SUBMITTED PHOTO: MARK RANDALL - The Review's Barb Randall (far left) participated in Fred Bruderlin's Tai Chi for Health, Balance and Relaxation class. She says she had to concentrate on the movements, but was not intimated by the new activity and found Tai Chi to be relaxing and calming.  Class attendees said the hardest part of the class was remembering the sequence of movements, but Bruderlin's skill as an instructor makes the class work for all skill levels. They also commented that concentrating on the movements improved their awareness of their body and of the world around them, even outside of class.

One class attendee said he could just tell when he was doing it right. People are comfortable learning at their own pace, so the class continually challenges them to grow their skills.

Since there is no impact, Tai Chi is perfect for all levels of physical fitness. It is a whole-body exercise that improves balance and coordination and reduces stress, and class participants said they sleep better after practicing Tai Chi. The class is intended for those age 18 and over.

You can try out Bruderlin's Tai Chi for Health, Balance and Relaxation free at 7 p.m. Wednesday, Jan. 10. Sign up online at www.loparks.com, where you can also register for these other free sample classes planned for January:

Nia (a combination of dance, martial arts and relaxation techniques designed to help condition the body, mind and spirit while improving flexibility, agility, mobility, stability and strength): 8:45-9:55 a.m. on Sunday, Jan. 7, at Lakewood Center for the Arts, 368 S. State St.; for ages 10 and up (Class #16869). Or 5:40-6:30 p.m. on Tuesday, Jan. 9, at Palisades, 1500 Greentree Road (Class #16864)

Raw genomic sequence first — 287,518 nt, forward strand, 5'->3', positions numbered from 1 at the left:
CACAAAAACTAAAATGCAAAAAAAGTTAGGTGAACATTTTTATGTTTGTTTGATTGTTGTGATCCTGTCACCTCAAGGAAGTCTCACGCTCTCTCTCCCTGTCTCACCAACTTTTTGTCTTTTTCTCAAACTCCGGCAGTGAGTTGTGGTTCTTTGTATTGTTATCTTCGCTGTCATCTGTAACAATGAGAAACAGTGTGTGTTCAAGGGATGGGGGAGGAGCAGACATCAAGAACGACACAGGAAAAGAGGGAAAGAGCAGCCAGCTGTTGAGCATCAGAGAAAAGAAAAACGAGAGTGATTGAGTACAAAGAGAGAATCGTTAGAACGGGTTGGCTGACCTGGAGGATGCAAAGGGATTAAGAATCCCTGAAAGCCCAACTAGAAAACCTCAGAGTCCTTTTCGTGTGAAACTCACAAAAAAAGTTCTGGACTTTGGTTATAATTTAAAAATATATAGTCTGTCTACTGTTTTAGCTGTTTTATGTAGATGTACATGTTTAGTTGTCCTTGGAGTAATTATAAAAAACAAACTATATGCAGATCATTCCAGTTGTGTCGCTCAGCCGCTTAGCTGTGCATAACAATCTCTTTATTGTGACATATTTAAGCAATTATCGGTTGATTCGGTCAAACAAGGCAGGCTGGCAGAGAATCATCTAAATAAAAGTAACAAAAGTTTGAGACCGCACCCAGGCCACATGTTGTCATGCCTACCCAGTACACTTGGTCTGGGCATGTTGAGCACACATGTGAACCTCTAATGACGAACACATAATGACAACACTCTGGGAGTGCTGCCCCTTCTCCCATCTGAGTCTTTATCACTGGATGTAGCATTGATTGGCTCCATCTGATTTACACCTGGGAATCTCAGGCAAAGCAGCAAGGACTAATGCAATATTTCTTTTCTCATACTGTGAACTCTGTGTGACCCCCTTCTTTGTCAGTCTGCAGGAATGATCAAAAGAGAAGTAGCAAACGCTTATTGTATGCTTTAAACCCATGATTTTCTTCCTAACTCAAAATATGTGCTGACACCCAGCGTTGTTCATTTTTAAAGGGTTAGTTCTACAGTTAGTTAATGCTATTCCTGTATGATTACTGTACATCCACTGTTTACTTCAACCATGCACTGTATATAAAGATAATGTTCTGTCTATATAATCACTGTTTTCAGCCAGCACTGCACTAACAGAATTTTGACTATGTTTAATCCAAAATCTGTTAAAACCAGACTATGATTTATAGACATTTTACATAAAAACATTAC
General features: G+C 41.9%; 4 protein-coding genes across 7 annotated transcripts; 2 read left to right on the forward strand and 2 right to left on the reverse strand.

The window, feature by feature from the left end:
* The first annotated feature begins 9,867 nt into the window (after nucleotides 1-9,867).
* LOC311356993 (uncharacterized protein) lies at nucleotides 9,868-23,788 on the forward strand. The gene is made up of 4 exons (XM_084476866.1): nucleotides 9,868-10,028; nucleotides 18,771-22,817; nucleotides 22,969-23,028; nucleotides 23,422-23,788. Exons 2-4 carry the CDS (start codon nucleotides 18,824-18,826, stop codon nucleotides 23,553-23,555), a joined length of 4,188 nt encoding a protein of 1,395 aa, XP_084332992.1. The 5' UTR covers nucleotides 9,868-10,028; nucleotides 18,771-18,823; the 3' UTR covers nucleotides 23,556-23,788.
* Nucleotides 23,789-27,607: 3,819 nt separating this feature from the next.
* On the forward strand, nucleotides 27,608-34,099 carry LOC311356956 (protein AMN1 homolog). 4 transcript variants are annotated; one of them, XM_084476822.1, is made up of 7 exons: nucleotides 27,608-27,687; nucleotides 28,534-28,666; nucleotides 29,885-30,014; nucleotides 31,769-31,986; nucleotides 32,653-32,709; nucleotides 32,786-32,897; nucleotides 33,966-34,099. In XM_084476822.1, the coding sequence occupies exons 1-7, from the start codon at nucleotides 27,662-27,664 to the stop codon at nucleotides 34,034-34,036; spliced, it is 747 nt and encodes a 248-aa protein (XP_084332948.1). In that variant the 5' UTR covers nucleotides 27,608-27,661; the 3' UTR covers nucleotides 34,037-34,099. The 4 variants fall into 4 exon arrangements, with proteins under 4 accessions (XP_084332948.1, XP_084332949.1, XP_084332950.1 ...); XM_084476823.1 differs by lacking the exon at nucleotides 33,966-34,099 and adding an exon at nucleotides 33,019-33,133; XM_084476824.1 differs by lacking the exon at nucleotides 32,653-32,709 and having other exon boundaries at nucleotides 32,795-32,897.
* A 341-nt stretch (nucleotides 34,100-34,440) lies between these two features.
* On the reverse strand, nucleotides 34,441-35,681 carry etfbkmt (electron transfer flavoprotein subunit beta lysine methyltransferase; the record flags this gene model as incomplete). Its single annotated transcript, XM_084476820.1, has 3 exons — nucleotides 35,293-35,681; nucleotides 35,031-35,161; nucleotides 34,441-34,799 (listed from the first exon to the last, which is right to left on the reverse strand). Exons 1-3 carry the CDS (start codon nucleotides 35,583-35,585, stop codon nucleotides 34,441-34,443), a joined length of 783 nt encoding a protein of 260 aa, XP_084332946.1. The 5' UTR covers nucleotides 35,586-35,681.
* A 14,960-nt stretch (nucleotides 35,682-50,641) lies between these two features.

Seated Tai Chi: 1-2 p.m. on Monday, Jan. 8, at the Lake Oswego Adult Community

Center, 505 G Ave. (Class #16624)

Beginning Tai Chi: 2:15-3:15 p.m. on Monday, Jan. 8, at the Adult Community Center, 505 G Ave. (Class #16614)

Boomers' Beat (Drum your way to fitness using drumsticks and rhythm to raise your heart rate and improve balance): 6-7 p.m. on Thursday, Jan. 11, at the Adult Community Center, 505 G Ave. (Class #16619)

Intro to Fencing: 6-7 p.m. on Friday, Jan. 12, at the Adult Community Center, 505 G Ave.; for ages 15 and up (Class #17096)

Boomers' Boot Camp (Gain strength and feel energized in a class designed for all levels of fitness): 9-10 a.m. on Saturday, Jan. 13, at the Adult Community Center, 505 G Ave.; for ages 18 and up (Class #16669)

Line Dancing: 7-8 p.m. on Monday, Jan. 22, at Palisades, 1500 Greentree Road; for ages 18 and up (Class# 16909). Or from 10:45-11:45 a.m. on Wednesday, Jan. 24, at Palisades (16908)

Mindfulness Meditation class placement session: 5:30-7 p.m. on Thursday, Jan. 25, at the Adult Community Center, 505 G Ave.; for ages 16 and up (Class# 16863)

Contact Lake Oswego Review reporter Barb Randall at 503-636-1281 ext. 100 or This email address is being protected from spambots. You need JavaScript enabled to view it..